Joe: Super smart people. “Then I’ll take the minimum required distributions from the tax deferred assets.” OK, I get your plan. So she’s going to defer her retirement account. She’s going to live off of cash, she’s going to do Roth conversions and then she’s going to take RMD’s at 72.
“I start Medicare Part B and Social Security benefits in May. I’m single and I am on widows spousal benefits until age 70, when I’ll take my larger benefits. I was planning on converting the annual $100,000 from my traditional IRAs and putting in $75,000 to the Roth IRA. So the brokerage house can remit my estimated taxes of $25,000 to the IRS. The rationale is that I don’t want to spend my cash reserves when I’ll need it to live off until age 72. It’s my understanding that the five year rule still applies for each Roth conversion. Is that correct? I know you don’t advise people to contribute net of tax to Roth, but if I paid taxes on my living expenses fund, I’ll need to withdraw money from my Roth and then pay taxes on the earnings. What’s wrong with my thinking? Thanks. You guys are great, Donna.” All right, Donna. Very, very good job. She gets her facts straight and what she’s doing. She’s got a really well-thought out strategy and plan. Is there anything wrong with her thinking?
Al: There’s nothing wrong, but I would do it a little differently. Here’s what I would do, Donna. I would actually put the whole $100,000 into the Roth and then pay the tax out of your $190,000 cash. Eventually, when that runs out, then do less conversion then. But if you front load it, you’re going to get more in the Roth sooner and have that much more tax free growth.
Joe: Don’t take the money out of the Roth when you have to do extra distributions. So Convert, I agree with you 1000% do the full $100,000 or, you know, up to your IRMAA limit that you feel comfortable with. I would also suggest, because she’s single. She’s got $2 million. I’m not sure what her Social Security is going to be, but she’s switching to a larger benefit at age 70 than age 72 if she’s not going to get married. You know, the top of the 22%, let’s see tax bracket is, what, $40,000 you’re in the 22 as a single taxpayer $86,000.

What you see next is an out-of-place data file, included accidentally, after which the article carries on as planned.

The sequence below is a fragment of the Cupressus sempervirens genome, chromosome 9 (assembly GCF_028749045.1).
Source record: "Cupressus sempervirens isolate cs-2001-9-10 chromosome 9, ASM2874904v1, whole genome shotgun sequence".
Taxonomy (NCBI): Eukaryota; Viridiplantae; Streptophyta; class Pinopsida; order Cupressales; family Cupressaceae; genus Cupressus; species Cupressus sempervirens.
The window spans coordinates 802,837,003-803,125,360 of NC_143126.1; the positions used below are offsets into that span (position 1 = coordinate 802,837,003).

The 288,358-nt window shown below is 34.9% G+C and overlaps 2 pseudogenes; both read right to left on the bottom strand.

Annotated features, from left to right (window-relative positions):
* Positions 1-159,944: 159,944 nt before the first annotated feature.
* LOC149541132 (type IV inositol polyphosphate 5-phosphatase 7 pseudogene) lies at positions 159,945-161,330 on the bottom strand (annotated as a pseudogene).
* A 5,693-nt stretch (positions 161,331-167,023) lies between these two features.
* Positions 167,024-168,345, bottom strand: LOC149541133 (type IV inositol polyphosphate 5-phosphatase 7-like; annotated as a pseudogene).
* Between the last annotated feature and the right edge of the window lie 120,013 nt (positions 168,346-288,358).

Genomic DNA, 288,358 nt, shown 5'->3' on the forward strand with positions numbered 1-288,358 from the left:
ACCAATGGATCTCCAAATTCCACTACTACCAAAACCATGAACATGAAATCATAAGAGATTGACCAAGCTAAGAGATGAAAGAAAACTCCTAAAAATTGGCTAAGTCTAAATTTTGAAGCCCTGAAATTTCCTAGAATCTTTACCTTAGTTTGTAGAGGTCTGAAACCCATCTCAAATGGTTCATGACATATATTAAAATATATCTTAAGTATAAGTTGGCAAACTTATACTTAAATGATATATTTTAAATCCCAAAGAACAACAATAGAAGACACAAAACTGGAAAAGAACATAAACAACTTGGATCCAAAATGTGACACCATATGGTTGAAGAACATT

Al: Go to the top of the 24.
Joe: 24 is 164. Her RMD and Social Security could be 164. You might want to convert to the top of the 24% tax bracket and get all of that money out and put it into a Roth. And then you’re going to spend down the cash reserves anyway, right? It’s not like you’re running out of money. You got plenty of cash. But it’s just going to be taxable. Instead of converting to the top of the 24% tax bracket, or whatever number that you figure out or whatever, IRMAA limit that you want to go to. You’re just going to convert less and take more out of the retirement account and live off.
Al: When you’re done with your other cash. Another way to say this is that if you go over the IRMAA limit, yes, you’re going to pay more in Medicare expenses for Medicare insurance. However, just consider that an extra tax and if it still makes sense, then go ahead and do it.
Joe: You just add in the added cost to
Al: what the taxes and see if it still makes sense.
Joe: I believe it probably would work for her,
Al: Probably given that she’s got so much money in the regular that the $2 million in tax deferred